After breakfast/brunch, guests have the run of the safari lodge. Safari lodges usually have comfortable communal areas where you can rest, chat to other safari guests, and take in the view of the Kenyan landscape and wildlife. Spend the rest of the morning relaxing or enjoying one of the camp’s activities. For example, Loisaba Tented Camp, a safari camp near Mount Kenya National Park, offers its guests activities such as fishing and trekking as well as cultural excursions to the Loisaba Conservancy, where you learn about sniffer dogs who are part of the anti-poaching unit. It will take a few hours, and you can be back for lunch at around 1 pm.

Some safari camps offer a small library with a collection of books that you can curl up with on a comfy lounge or in a hammock while others have a spa centre where you can treat yourself to a soothing massage. Or how about cooling off in a lavish swimming pool like the naturally occurring infinity pool in Kenya’s Sarara Luxury Tented Camp, which overlooks a waterhole frequented by wildlife.

Early Afternoon: 1 pm to 3 pm

If you haven’t had a big brunch, this is the time you’ll enjoy a delicious lunch. You might have it on an outside deck overlooking a waterhole, under a canopy of trees with views of the bush or inside a cosy dining room – camps and lodges often have a variety of places where meals are set up. After lunch, you’ll have plenty of time to rest, catch up on your sleep, relax with a book or cool down in the pool.

Late Afternoon: 4 pm to 5 pm

After the afternoon heat, the temperature starts cooling down around 4 pm to 5 pm and it’s time to head out on an afternoon game drive. The diurnal species prefer these temperatures and venture out of their homes to frolic, feed, and quench their thirst. It is also an ideal time to see the Kenyan wildlife as it emerges from the shade.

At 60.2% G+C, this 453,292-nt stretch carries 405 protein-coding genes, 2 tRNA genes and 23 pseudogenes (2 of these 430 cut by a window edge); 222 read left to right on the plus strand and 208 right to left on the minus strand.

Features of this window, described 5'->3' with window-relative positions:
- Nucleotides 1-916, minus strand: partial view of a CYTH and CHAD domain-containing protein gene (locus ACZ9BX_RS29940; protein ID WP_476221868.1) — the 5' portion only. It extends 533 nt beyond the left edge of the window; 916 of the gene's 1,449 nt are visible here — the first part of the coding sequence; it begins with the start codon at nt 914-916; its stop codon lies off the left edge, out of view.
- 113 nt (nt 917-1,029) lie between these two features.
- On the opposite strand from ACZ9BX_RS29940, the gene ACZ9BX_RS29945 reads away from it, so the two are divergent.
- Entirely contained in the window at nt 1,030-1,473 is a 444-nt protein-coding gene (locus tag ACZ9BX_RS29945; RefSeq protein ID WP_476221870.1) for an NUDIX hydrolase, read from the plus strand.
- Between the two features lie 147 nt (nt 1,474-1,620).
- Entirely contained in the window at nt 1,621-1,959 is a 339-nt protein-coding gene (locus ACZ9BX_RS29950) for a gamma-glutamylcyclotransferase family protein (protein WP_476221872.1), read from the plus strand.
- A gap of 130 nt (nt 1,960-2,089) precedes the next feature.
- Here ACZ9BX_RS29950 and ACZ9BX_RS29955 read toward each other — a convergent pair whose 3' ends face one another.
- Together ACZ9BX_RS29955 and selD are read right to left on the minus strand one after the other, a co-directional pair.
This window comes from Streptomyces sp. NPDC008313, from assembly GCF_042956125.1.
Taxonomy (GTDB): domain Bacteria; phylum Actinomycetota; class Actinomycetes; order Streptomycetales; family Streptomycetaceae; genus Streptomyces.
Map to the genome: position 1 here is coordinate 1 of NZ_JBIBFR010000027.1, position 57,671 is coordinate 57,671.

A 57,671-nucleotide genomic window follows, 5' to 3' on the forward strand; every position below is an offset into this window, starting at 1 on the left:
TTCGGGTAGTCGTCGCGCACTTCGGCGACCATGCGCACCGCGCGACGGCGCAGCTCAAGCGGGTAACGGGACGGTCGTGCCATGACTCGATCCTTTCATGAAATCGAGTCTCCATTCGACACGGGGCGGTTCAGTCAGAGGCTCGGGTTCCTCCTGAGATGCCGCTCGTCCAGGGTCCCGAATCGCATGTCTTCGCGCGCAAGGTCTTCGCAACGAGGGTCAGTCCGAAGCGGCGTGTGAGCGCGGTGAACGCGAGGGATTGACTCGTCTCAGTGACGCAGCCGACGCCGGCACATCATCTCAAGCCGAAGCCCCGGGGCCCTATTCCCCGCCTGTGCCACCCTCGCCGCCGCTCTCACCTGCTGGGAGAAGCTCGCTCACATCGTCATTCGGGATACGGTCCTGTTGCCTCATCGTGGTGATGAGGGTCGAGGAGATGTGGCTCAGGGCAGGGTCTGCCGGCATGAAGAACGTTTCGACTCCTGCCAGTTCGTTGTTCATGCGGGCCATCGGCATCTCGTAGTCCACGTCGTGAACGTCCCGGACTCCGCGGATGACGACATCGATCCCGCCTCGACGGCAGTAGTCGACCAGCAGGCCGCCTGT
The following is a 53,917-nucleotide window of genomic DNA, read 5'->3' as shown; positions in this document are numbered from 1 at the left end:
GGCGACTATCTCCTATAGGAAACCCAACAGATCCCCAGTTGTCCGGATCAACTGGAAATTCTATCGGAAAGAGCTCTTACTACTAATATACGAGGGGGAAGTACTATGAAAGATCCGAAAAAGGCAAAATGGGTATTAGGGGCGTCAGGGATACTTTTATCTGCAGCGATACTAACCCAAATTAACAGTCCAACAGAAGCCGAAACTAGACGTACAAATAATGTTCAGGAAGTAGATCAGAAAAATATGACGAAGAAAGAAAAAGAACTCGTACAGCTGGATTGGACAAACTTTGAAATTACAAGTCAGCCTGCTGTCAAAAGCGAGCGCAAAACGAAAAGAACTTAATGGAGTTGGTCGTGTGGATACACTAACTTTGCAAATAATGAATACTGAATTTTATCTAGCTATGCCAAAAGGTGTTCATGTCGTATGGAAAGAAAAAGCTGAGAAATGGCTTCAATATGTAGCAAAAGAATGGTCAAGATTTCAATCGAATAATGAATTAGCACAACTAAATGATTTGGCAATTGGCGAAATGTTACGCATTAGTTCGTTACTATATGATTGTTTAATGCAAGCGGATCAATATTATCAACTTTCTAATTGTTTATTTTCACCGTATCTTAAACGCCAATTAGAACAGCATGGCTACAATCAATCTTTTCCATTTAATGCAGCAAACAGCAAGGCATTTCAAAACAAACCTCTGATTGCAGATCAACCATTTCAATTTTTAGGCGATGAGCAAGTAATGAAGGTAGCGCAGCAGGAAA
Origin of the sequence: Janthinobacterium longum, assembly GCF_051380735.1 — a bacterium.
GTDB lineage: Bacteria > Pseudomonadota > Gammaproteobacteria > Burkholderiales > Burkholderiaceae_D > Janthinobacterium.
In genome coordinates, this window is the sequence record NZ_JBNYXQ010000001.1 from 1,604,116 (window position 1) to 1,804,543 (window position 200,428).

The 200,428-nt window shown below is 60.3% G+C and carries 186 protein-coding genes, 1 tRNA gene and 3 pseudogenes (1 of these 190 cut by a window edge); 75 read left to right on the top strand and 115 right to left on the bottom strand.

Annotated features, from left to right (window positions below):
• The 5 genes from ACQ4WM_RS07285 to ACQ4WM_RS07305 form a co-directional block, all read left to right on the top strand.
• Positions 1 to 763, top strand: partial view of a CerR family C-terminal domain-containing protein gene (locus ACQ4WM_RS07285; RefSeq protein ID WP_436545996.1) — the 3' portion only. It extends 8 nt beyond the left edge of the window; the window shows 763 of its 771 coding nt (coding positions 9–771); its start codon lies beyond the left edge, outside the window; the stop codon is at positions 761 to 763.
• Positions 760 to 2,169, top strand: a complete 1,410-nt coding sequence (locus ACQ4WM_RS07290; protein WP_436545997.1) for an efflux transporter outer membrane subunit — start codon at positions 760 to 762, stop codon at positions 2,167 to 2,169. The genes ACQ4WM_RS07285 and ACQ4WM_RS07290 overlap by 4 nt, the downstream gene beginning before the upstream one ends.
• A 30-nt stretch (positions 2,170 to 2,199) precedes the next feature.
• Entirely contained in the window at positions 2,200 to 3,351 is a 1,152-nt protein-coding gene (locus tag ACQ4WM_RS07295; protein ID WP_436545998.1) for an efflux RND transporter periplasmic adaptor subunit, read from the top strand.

Evening: 5 pm to 7 pm

There is almost always a glorious sunset waiting for you at the end of a game drive in Kenya. Often you’ll be offered a sundowner drink which you enjoy watching the sunset, a really special safari experience, before heading back to your accommodation before it gets dark. The temperatures cool down in the evening, particularly during the winter months, so remember to dress in layers which you can put on as the temperature drops.

Some camps arrange a unique bush dinner such as Sanctuary Olonana and Mara Serena Safari Lodge near Masai Mara National Park which offer a spectacular al fresco dining experience, accompanied by the views of elephants returning home and big cats on the scent of their prey.

Evening After 7 pm

On return to your camp you shower, head to the main area for pre-dinner drinks and chat with other guests before you enjoy a scrumptious dinner. After dinner, guests often gather around a campfire, with a night camp, exchanging stories and learning about Kenyan culture. For something different, some safari lodges, like Sasaab Camp and Saruni Samburu near Samburu National Reserve, provide sleeping arrangements that allow visitors to sleep under the stars.

If you’re staying at your lodge or camp for another night, the next day will follow a similar schedule. You’ll be taken to new wildlife viewing spots or spend time exploring other activities offered by the camp.


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About author

MD and Co-Founder. Born in Zimbabwe, Robin has a long history in Africa, and safaris in general, from running lodges to marketing. He is always on the look out for new ideas and products from around the safari world.